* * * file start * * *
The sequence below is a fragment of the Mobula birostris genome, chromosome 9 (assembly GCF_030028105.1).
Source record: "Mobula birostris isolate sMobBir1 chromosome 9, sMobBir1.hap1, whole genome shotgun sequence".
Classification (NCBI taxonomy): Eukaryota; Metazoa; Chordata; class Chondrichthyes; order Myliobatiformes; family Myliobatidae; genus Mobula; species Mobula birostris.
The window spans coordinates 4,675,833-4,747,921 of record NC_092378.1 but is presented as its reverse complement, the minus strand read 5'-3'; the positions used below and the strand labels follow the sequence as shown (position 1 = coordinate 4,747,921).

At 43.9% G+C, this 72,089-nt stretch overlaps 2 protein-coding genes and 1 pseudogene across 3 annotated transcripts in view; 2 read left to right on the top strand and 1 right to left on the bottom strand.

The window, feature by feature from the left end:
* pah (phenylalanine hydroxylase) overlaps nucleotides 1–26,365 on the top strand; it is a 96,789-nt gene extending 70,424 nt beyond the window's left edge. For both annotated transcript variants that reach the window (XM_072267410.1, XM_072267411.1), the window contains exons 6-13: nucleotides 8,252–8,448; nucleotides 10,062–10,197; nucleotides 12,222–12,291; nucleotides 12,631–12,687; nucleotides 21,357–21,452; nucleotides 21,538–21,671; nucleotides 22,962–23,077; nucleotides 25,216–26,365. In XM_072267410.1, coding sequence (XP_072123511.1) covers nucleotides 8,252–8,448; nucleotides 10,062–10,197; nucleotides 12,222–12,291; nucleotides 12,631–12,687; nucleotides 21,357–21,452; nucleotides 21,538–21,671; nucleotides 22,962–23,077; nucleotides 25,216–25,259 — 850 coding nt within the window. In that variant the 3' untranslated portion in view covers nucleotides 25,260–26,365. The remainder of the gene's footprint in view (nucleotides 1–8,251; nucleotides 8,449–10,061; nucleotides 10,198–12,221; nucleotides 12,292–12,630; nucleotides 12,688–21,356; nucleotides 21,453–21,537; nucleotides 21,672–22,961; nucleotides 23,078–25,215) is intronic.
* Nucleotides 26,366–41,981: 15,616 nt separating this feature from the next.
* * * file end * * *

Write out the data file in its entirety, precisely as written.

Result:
The sequence below is a fragment of the Mobula birostris genome, chromosome 9 (assembly GCF_030028105.1).
Source record: "Mobula birostris isolate sMobBir1 chromosome 9, sMobBir1.hap1, whole genome shotgun sequence".
Classification (NCBI taxonomy): Eukaryota; Metazoa; Chordata; class Chondrichthyes; order Myliobatiformes; family Myliobatidae; genus Mobula; species Mobula birostris.
The window spans coordinates 4,675,833-4,747,921 of record NC_092378.1 but is presented as its reverse complement, the minus strand read 5'-3'; the positions used below and the strand labels follow the sequence as shown (position 1 = coordinate 4,747,921).

At 43.9% G+C, this 72,089-nt stretch overlaps 2 protein-coding genes and 1 pseudogene across 3 annotated transcripts in view; 2 read left to right on the top strand and 1 right to left on the bottom strand.

The window, feature by feature from the left end:
* pah (phenylalanine hydroxylase) overlaps nucleotides 1–26,365 on the top strand; it is a 96,789-nt gene extending 70,424 nt beyond the window's left edge. For both annotated transcript variants that reach the window (XM_072267410.1, XM_072267411.1), the window contains exons 6-13: nucleotides 8,252–8,448; nucleotides 10,062–10,197; nucleotides 12,222–12,291; nucleotides 12,631–12,687; nucleotides 21,357–21,452; nucleotides 21,538–21,671; nucleotides 22,962–23,077; nucleotides 25,216–26,365. In XM_072267410.1, coding sequence (XP_072123511.1) covers nucleotides 8,252–8,448; nucleotides 10,062–10,197; nucleotides 12,222–12,291; nucleotides 12,631–12,687; nucleotides 21,357–21,452; nucleotides 21,538–21,671; nucleotides 22,962–23,077; nucleotides 25,216–25,259 — 850 coding nt within the window. In that variant the 3' untranslated portion in view covers nucleotides 25,260–26,365. The remainder of the gene's footprint in view (nucleotides 1–8,251; nucleotides 8,449–10,061; nucleotides 10,198–12,221; nucleotides 12,292–12,630; nucleotides 12,688–21,356; nucleotides 21,453–21,537; nucleotides 21,672–22,961; nucleotides 23,078–25,215) is intronic.
* Nucleotides 26,366–41,981: 15,616 nt separating this feature from the next.